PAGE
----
Manic: All this back-to-school shopping and wondering what to skimp on and what items I should really invest in.
Managed: Asked our newest managedmoms.com team member, teacher Lisa Walton her opinion and she told me that the one item we should consider spending a little more on is a good quality backpack. Read on for her helpful and healthy tips for our kids and their backs!
It’s that time again…Back to school! While you are out looking for school supply bargains, it’s important to put some extra consideration into buying one important necessity…backpacks!
Backpacks that are too heavy or are worn incorrectly can cause problems for children and teens. Improperly used backpacks may injure muscles and joints. This can lead to severe back, neck, and shoulder pain, as well as posture problems.
Below are some basic tips for buying and packing a school backpack that can help your kids stay healthy.
- You Get What You Pay For: Unfortunately, a $10-20 pack purchased at a drugstore isn’t your best bet. Licensed gear (animated characters or rock stars) is not usually adequate. A decent pack usually runs $24-40+ price range. Good brands to consider LL Bean, Lands End, and REI.
- What you get for the extra money: Padded straps, padded backs, proper shapes. If the pack you’re considering has padded, ergonomic straps (shaped for a kid’s narrower shoulders) and a padded back section to protect your kid from their books, they’ll wear them properly and their books won’t dig into their spine or shoulder blades.
- Two straps are better than one: While your child might beg for this because it’s what all the “cool kids” are carrying, avoid the sling-style backpack (or messenger bag), which has one strap that crosses the chest or allowing your child to only wear a two strap backpack with one strap only. According to local chiropractor, Dr. Marcy J. Dionisio, using or carrying a backpack with one strap, not two, puts all the pressure on one shoulder. It pulls the shoulder down and can cause back, neck, and shoulder pain. It is also responsible for the increased possibility of scoliosis. Look for a backpack with two straps instead, which divides the weight of the backpack evenly across the shoulders.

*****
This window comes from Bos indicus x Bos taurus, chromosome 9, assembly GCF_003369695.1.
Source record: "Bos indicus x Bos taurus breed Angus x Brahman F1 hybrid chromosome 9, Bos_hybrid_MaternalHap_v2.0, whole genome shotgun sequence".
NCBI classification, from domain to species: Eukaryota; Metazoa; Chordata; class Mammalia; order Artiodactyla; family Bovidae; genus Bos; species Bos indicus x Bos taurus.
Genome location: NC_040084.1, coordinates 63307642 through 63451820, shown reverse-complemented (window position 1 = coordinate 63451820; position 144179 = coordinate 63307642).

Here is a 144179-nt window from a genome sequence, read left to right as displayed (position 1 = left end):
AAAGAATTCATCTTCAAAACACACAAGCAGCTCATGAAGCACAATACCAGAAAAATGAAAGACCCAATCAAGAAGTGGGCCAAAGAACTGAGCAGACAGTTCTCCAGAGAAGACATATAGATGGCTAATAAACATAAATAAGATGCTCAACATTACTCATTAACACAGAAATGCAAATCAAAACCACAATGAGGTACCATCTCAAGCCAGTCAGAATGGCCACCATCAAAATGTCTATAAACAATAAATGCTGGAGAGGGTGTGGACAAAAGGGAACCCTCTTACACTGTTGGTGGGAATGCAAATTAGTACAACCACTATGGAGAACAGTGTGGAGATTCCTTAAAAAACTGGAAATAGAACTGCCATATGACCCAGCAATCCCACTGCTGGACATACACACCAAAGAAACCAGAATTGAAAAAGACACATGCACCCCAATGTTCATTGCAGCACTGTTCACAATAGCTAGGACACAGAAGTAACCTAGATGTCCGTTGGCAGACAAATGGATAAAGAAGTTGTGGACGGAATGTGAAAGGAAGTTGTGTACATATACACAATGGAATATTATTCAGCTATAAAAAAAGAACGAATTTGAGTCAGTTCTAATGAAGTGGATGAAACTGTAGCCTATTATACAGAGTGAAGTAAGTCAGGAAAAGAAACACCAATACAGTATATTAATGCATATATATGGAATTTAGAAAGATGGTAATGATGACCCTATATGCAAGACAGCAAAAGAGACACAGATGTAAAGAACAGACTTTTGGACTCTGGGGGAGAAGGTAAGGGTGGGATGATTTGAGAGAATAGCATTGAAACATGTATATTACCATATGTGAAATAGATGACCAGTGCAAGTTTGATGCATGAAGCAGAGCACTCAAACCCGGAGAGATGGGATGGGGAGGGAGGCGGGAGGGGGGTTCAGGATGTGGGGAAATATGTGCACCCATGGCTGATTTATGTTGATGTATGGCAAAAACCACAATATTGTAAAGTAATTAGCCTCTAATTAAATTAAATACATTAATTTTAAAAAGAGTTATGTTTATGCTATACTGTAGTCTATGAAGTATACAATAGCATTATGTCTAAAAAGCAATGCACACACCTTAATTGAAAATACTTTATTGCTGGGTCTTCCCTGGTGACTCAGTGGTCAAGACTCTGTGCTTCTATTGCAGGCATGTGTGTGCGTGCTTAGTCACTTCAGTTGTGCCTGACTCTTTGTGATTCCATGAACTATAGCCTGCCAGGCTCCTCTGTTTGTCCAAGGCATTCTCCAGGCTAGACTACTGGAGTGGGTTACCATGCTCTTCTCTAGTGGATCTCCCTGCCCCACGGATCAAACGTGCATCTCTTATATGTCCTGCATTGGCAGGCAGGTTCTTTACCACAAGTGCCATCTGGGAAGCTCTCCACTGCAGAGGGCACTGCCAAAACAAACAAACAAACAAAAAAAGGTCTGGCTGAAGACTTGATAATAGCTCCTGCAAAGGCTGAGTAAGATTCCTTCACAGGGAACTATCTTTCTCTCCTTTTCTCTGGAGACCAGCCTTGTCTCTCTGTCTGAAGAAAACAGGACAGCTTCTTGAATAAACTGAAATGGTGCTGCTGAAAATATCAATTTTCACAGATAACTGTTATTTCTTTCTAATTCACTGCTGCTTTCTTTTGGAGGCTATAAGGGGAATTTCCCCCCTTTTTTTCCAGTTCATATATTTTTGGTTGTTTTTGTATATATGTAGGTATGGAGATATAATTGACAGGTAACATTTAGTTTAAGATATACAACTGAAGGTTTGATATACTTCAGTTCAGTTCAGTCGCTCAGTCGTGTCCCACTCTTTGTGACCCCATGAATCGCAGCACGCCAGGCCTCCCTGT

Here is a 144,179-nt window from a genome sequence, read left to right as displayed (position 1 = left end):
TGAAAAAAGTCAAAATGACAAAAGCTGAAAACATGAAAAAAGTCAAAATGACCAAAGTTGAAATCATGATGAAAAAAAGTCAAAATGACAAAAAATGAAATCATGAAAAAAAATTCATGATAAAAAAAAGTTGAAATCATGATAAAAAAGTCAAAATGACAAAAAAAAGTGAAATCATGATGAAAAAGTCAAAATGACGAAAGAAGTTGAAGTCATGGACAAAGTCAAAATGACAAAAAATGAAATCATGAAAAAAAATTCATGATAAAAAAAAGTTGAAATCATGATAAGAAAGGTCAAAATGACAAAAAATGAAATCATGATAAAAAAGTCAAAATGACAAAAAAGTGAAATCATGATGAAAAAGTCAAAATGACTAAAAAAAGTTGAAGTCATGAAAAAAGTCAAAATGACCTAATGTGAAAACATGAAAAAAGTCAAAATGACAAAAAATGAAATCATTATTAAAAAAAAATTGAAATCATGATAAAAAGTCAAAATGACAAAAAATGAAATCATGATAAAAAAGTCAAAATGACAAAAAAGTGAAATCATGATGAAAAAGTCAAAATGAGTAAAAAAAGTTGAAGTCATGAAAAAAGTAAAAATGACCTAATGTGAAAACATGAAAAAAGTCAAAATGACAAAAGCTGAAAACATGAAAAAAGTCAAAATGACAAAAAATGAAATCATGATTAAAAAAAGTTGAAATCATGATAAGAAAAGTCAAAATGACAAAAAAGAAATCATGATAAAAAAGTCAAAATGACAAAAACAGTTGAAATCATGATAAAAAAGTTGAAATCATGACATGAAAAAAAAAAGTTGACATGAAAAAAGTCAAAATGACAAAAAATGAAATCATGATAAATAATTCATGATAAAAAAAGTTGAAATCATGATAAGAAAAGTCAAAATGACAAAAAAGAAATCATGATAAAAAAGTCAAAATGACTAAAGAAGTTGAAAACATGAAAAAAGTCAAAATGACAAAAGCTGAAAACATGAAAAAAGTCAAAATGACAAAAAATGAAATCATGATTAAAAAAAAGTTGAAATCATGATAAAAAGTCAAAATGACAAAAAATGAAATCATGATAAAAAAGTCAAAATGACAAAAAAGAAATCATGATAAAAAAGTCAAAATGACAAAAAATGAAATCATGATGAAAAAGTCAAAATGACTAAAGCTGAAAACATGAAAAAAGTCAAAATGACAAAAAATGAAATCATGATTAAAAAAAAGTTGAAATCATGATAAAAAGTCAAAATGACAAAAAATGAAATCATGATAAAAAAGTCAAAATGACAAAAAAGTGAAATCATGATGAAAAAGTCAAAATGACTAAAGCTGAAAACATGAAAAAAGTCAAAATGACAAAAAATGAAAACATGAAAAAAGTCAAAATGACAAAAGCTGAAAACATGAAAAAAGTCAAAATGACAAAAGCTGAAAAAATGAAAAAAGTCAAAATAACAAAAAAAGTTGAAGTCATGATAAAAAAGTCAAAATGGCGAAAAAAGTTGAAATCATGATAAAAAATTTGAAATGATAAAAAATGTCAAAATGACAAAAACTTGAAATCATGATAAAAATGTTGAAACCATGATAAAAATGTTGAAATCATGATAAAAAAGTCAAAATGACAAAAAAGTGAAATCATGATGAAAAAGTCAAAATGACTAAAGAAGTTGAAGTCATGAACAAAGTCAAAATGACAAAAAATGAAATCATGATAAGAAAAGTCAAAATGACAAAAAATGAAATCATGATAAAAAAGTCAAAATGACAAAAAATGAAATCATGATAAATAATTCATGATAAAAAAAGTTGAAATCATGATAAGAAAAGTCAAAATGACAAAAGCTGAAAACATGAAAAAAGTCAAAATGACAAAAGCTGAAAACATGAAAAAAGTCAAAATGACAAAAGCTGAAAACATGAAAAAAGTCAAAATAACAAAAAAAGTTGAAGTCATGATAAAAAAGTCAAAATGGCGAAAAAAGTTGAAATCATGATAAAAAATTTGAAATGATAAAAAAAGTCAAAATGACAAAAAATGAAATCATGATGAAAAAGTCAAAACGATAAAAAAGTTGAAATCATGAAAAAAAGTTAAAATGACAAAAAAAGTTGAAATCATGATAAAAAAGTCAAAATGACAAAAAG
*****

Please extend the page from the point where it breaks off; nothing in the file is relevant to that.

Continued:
- Pack them properly: Make sure you place the heaviest stuff in the bottom of the pack snugly against the child’s back, and the lightest stuff on top, away from the child’s back. That way, the pack sways less and moves with the child. Also utilize the compartments in the pack; it makes it easier to do this.
- Use the 15 percent formula: Most experts recommend that your child’s pack weigh no more than 15 percent of their body weight. That means that an 80-pound 9-year-old should carry no more than 12 pounds. Make sure they only bring home what they need each day. Actually look in your child’s pack once a week. You will likely find heavy, forgotten items like sporting gear or extra notebooks that can be removed. If it’s still too heavy, see if it’s possible to get one or two of their heaviest textbooks that can stay at home.
- Chest or ‘sternum’ straps: Look for packs that have a secure strap across the chest that holds the shoulder straps together. This will help stabilize the load.
- Follow the ‘4-inch’ rule: A backpack should not descend more than 4 inches below your child’s waistline. Any lower, and a fully loaded pack will force the lower spine to arch backward uncomfortably. Consider child-size backpacks made by brands like REI and L.L. Bean.
- Wheeled Backpacks: This is a great alternative to carrying heavy backpacks. However, the drawback is that some schools consider the extendable handles on wheeled packs to be a tripping hazard and therefore don’t allow them. Be sure to check with your school before investing in one of these.
- No Personalization: While monograms are fine, don’t put your child’s name on their backpack for safety reasons!
Want it checked out?? Dr. Marcy J. Dionisio at Family Foothills Chiropractic (1241 E. Chandler Blvd. Phoenix, AZ 85048) will be offering Free Breakfast and Free Backpack checks on Saturday September 17th from 8:30-10:00 a.m. No appointment necessary, just stop by.
Lisa Walton–Parenting tips
Valley Teacher and Mother
Lisa Walton has been a teacher in the Valley for over 18 years. She holds a Bachelor’s Degree in Deaf Education from Illinois State University; and Master’s Degree in Special Education from Arizona State University. She currently works as an itinerant teacher, collaborating with regular education teachers in the public schools.